In the scheme of today’s retail space, you face an interesting dilemma: Customers want to experience your brand, but they’re getting that experience through the retailers’ brand experience. Historically, this paradigm worked well. However, technology has obliterated the hard lines between retailers and manufacturers, and, as we discussed in previous posts, customers are driving a more unique, personalized brand experience. They’re in control. In this new shopper journey, you should not shy away from engaging directly with shoppers, nor should you rely solely on the retailer to do so. The reality is that you can still own your experience at retail — and you really should, regardless of what the retailer’s doing. Besides, is there anyone else with whom you can truly trust your customer’s experience?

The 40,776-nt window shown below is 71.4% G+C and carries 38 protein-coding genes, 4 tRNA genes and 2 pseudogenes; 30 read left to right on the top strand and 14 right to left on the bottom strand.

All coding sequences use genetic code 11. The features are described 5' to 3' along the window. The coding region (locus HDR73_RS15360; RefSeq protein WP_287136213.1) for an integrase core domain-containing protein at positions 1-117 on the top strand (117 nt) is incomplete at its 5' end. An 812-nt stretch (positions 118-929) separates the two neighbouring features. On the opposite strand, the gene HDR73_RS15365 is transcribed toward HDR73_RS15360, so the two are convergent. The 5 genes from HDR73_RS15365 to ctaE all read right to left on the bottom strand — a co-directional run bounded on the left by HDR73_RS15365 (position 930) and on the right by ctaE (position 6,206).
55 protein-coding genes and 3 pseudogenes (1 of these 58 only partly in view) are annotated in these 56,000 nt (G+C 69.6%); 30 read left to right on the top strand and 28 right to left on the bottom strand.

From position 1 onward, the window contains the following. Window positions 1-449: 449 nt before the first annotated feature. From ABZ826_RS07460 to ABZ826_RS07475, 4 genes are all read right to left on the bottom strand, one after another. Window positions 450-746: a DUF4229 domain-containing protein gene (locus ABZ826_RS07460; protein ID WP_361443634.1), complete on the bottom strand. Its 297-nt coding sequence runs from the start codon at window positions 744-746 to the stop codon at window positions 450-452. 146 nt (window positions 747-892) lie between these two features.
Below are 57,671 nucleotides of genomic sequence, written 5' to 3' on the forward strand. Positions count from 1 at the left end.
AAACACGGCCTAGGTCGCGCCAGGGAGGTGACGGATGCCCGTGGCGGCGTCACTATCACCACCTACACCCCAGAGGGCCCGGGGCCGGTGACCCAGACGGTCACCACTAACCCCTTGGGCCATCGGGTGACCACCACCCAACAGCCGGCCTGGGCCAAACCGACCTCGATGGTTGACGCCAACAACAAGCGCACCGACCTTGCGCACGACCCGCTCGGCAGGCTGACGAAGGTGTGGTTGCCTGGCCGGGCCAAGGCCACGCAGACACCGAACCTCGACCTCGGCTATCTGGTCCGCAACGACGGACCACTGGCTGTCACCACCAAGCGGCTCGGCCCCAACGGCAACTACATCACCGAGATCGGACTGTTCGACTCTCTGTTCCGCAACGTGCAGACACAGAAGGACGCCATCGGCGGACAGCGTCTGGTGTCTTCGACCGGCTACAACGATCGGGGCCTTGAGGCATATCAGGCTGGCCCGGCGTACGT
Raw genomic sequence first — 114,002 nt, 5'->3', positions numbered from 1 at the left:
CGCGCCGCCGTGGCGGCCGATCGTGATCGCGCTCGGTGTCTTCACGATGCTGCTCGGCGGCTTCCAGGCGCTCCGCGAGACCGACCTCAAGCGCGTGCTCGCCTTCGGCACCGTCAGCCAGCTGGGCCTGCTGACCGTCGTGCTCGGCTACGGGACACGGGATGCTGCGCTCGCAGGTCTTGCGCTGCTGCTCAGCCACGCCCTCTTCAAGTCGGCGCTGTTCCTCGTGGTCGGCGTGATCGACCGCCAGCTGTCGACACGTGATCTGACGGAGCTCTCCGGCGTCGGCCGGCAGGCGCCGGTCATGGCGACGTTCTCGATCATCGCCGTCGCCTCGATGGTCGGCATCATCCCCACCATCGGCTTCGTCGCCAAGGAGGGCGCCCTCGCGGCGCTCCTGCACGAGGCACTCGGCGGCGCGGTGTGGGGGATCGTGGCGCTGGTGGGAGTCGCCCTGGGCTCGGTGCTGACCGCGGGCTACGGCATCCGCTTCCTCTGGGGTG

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Posted by  Brian Buck   Wednesday, March 26th, 2014 Comments Off

Posted by Paul Stout - Vice President and General Manager, MarketStar HP Program
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Recently, I represented MarketStar in a Partner Path webinar in which we examined the solution provider prospective as it relates to profitability from their relationships with vendors. Our MarketStar Insight team worked with PartnerPath to gather and analyze input from both solution providers and vendors to identify ways each side can improve the profitability equation. You can download the full webinar recording here.
Based on my experience in supporting vendor-partner relationships, we’re really seeing a trend over the last several years in which solution providers wield much more power than they used to. They are more emboldened to trim unprofitable vendors from their line cards. To increase channel loyalty, vendors should consider the following topics we discussed in our webinar: